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My application has a SQLite database to contain a list of highways. It shows them all in a list. It first tries to query the database for the roads. If the query doesn't return any, it calls another method that downloads a list from a remote server, and populates the database. After that returns, it immediately queries the database again.

That's how it should work. How it actually works is, the first query always returns nothing. It goes straight to downloading a fresh list, it inserts the list into the database, and queries again. The second query always returns the correct result. The strange thing is, I can repeat the operation without even exiting the application. Using the adb shell, I can read the SQLite3 database on the emulator. The data shown in the database is exactly as expected. But the application is behaving as though the data isn't there? Is there some behaviour I'm not aware of? Here's the code.

RoadsDataSource.java

public class RoadsDataSource {

    private DataStorage data;

    private static Context context;

    public RoadsDataSource() {
        this.data = new DataStorage(RoadsDataSource.context);
    }

    private List<Road> getRoads(Integer state) {
        List<Road> roads = loadRoadsFromDb(state);
        if (roads.isEmpty()) {
            Request api = new Request(RoadsDataSource.context);
            Roads apiRoads = api.fetchRoads(state);
            this.data.storeRoads(apiRoads);
            roads = loadRoadsFromDb(state);
        }
        return roads;
    }

    private List<Road> loadRoadsFromDb(Integer state) {
        SQLiteQueryBuilder query = new SQLiteQueryBuilder();
        query.setTables(Queries.ROAD_STATE_MATCHES);
        Cursor results = query.query(
                this.data.getWritableDatabase(),
                new String[] {Tables.ROADS + "." + Tables.Roads.ID, Tables.ROADS + "." + Tables.Roads.TYPE, Tables.ROADS + "." + Tables.Roads.NUMBER}, 
                Queries.ROADS_BY_STATE,
                new String[] {state.toString()}, null, null, null 
        );

        List<Road> roads = new ArrayList<Road>();

        results.moveToFirst();
        while (!results.isAfterLast()) {
            roads.add(new Road(results.getInt(0), results.getString(1), results.getInt(2)));
            results.moveToNext();
        }
        results.close();

        System.out.println(roads.size());
        return roads;
    }
}

DataStorage.java

public class DataStorage extends SQLiteOpenHelper {
    public void storeRoads(Roads roads) {
        SQLiteDatabase db = this.getWritableDatabase();
        for (Road road : roads.getRoads()) {
            ContentValues roadRow = new ContentValues();
            roadRow.put(Tables.Roads.ID, road.getId());
            roadRow.put(Tables.Roads.TYPE, road.getType());
            roadRow.put(Tables.Roads.NUMBER, road.getNumber());
            try {
                db.insertOrThrow(Tables.ROADS, null, roadRow);
            } catch (SQLException e) {
            }
            ContentValues linkRow = new ContentValues();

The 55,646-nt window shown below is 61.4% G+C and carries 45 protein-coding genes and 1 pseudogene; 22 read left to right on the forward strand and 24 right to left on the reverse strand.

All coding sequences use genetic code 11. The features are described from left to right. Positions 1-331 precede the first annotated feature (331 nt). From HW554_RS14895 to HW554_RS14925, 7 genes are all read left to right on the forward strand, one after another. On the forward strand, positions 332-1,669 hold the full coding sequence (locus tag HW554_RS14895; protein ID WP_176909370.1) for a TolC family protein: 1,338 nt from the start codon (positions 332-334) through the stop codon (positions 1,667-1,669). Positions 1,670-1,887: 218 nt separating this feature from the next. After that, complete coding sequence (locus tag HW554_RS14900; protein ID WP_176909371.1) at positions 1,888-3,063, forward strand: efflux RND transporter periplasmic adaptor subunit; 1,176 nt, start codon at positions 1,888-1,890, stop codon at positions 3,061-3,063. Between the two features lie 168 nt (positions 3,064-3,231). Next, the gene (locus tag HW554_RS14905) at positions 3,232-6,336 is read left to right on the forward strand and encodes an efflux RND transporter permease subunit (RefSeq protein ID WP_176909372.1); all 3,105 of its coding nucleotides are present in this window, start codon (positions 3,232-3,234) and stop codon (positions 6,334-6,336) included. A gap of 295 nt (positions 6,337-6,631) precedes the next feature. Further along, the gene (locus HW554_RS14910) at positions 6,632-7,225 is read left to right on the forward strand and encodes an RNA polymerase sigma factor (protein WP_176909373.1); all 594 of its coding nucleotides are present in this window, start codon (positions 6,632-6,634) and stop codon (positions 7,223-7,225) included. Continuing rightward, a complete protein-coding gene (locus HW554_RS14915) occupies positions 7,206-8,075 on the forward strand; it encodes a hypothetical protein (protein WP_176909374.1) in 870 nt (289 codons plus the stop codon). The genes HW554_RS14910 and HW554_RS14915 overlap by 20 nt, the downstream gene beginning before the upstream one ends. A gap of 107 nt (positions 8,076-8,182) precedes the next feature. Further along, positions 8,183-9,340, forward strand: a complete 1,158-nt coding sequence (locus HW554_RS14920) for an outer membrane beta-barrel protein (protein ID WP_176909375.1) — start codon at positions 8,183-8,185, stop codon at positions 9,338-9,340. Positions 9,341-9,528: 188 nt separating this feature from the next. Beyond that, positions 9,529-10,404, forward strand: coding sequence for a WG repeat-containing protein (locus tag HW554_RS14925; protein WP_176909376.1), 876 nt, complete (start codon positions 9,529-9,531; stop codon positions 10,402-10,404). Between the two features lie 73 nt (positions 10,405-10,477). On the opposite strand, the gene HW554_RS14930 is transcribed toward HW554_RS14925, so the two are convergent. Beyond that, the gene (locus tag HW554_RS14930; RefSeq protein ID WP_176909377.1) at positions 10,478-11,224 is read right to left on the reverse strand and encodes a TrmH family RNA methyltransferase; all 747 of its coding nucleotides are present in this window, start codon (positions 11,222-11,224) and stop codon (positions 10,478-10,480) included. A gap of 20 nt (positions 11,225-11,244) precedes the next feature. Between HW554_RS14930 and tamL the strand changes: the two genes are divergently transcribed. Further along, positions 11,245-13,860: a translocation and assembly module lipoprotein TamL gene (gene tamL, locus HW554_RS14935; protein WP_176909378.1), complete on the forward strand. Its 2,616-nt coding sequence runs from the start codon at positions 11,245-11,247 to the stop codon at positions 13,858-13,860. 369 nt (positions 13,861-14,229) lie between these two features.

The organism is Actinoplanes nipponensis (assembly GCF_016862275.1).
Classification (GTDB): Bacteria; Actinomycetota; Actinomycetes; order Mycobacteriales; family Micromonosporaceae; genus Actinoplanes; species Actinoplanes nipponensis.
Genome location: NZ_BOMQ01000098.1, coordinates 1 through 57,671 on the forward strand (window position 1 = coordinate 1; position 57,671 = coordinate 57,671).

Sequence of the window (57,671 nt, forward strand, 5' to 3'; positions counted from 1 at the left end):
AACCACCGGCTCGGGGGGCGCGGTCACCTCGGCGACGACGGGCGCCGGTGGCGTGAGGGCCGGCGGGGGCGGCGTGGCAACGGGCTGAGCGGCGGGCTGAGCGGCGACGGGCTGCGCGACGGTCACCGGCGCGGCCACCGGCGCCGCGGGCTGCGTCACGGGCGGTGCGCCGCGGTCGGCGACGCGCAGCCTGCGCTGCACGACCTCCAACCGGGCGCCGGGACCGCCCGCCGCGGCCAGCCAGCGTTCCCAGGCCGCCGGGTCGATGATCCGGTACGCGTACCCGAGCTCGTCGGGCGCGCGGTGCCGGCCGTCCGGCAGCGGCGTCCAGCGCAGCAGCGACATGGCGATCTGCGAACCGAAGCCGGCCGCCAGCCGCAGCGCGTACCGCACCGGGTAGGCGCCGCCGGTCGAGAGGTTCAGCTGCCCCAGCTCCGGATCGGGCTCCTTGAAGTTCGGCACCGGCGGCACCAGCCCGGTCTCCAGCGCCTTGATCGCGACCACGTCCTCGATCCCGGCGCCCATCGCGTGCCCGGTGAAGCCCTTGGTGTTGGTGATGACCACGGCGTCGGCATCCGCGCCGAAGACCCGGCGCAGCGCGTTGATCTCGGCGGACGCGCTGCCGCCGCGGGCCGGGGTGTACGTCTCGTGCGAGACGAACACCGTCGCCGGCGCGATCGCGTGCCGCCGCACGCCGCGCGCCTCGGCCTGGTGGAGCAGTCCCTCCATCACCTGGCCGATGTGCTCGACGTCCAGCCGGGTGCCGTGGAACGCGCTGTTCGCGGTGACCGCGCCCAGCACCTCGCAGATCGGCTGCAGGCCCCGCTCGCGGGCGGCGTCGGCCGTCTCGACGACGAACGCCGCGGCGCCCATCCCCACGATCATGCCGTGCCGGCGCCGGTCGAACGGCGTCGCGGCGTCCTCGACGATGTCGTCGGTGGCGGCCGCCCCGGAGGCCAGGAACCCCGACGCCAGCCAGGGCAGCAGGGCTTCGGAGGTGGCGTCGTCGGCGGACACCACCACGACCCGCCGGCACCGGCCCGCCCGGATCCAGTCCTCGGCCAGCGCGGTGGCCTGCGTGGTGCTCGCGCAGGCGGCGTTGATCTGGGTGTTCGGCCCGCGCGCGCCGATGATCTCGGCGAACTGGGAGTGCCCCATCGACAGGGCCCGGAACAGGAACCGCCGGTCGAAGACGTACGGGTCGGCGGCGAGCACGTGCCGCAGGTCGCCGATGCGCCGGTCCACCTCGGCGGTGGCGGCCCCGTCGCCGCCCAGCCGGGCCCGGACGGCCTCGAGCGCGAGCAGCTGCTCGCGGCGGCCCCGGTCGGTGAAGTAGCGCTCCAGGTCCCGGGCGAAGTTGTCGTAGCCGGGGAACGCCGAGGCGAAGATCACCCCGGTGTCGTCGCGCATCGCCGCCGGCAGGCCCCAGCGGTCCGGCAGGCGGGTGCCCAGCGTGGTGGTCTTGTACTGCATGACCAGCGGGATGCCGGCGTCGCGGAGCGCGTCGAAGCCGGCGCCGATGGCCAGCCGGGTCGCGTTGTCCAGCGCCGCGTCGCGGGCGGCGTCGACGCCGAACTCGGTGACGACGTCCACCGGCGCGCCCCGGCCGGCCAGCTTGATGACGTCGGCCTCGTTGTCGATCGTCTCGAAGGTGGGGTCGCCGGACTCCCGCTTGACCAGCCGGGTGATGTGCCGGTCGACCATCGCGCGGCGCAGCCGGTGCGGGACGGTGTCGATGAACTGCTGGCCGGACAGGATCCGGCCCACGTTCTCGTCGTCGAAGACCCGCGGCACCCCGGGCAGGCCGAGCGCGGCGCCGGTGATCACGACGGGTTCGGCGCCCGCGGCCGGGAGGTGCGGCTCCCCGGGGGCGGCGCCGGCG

linkRow.put(Tables.StatesRoads.STATE_ID, roads.getState());
            linkRow.put(Tables.StatesRoads.ROAD_ID, road.getId());
            try {
                db.insertOrThrow(Tables.STATES_ROADS, null, linkRow);
            } catch (SQLException e) {
            }
        }
    }
}
share|improve this question
1  
I'm not familiar with android's wrappers. Insofar as sqlite in general, I would expect that behavior if a transaction was not completing. I would also not allow those empty catches to pass a code review. You're asking for weird behavior. :) – Tom Kerr Feb 25 '12 at 3:23
    
Concerning the empty catches, I'm in the early stages of development. At this point, I'm just trying to get the functionality in place, then I'll go back and deal with things like Exceptions. – Jonah Feb 25 '12 at 5:04
1  
Just a few questions - but in loadRoads, shouldn't you be using getReadableDatabase() and closing the handle opened by the getWriteableDatabase call? – Mo Kargas Feb 25 '12 at 5:48
    
I suppose. Could that be causing the problem? – Jonah Feb 25 '12 at 6:22
1  
I've had huge issues in the past with not closing the database handle - generally I do all db operations inside an SQLiteOpenHelper subclass, keeping a reference to the db, opening and closing it atomically – Mo Kargas Feb 25 '12 at 6:50
up vote 1 down vote accepted
+200

I've had huge issues in the past with not closing the database handle - generally I do all db operations inside an SQLiteOpenHelper subclass, keeping a reference to the db, opening and closing it atomically.

share|improve this answer

Mo Kargas is right. Your db helper should look more like this http://code.google.com/p/android-notes/source/browse/trunk/src/com/bitsetters/android/notes/DBHelper.java?r=10

This may fix your issue though Replace

SQLiteDatabase db = this.getWritableDatabase();

with this

SQLiteDatabase db;
try {
    db = dbHelper.getWritableDatabase();
} catch (SQLiteException e) {
   db = dbHelper.getReadableDatabase();
}
share|improve this answer

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